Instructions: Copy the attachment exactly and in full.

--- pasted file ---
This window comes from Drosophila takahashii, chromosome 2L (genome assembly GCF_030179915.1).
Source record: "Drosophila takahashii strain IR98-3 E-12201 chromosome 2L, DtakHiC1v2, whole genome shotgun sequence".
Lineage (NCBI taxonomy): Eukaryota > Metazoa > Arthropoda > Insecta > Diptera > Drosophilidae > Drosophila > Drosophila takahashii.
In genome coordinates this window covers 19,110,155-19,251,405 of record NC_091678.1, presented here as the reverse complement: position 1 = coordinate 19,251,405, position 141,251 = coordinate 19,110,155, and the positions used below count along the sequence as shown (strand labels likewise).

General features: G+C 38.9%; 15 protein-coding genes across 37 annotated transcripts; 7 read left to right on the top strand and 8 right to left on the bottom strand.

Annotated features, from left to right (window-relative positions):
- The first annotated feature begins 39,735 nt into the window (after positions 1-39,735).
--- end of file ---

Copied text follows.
This window comes from Drosophila takahashii, chromosome 2L (genome assembly GCF_030179915.1).
Source record: "Drosophila takahashii strain IR98-3 E-12201 chromosome 2L, DtakHiC1v2, whole genome shotgun sequence".
Lineage (NCBI taxonomy): Eukaryota > Metazoa > Arthropoda > Insecta > Diptera > Drosophilidae > Drosophila > Drosophila takahashii.
In genome coordinates this window covers 19,110,155-19,251,405 of record NC_091678.1, presented here as the reverse complement: position 1 = coordinate 19,251,405, position 141,251 = coordinate 19,110,155, and the positions used below count along the sequence as shown (strand labels likewise).

General features: G+C 38.9%; 15 protein-coding genes across 37 annotated transcripts; 7 read left to right on the top strand and 8 right to left on the bottom strand.

Annotated features, from left to right (window-relative positions):
- The first annotated feature begins 39,735 nt into the window (after positions 1-39,735).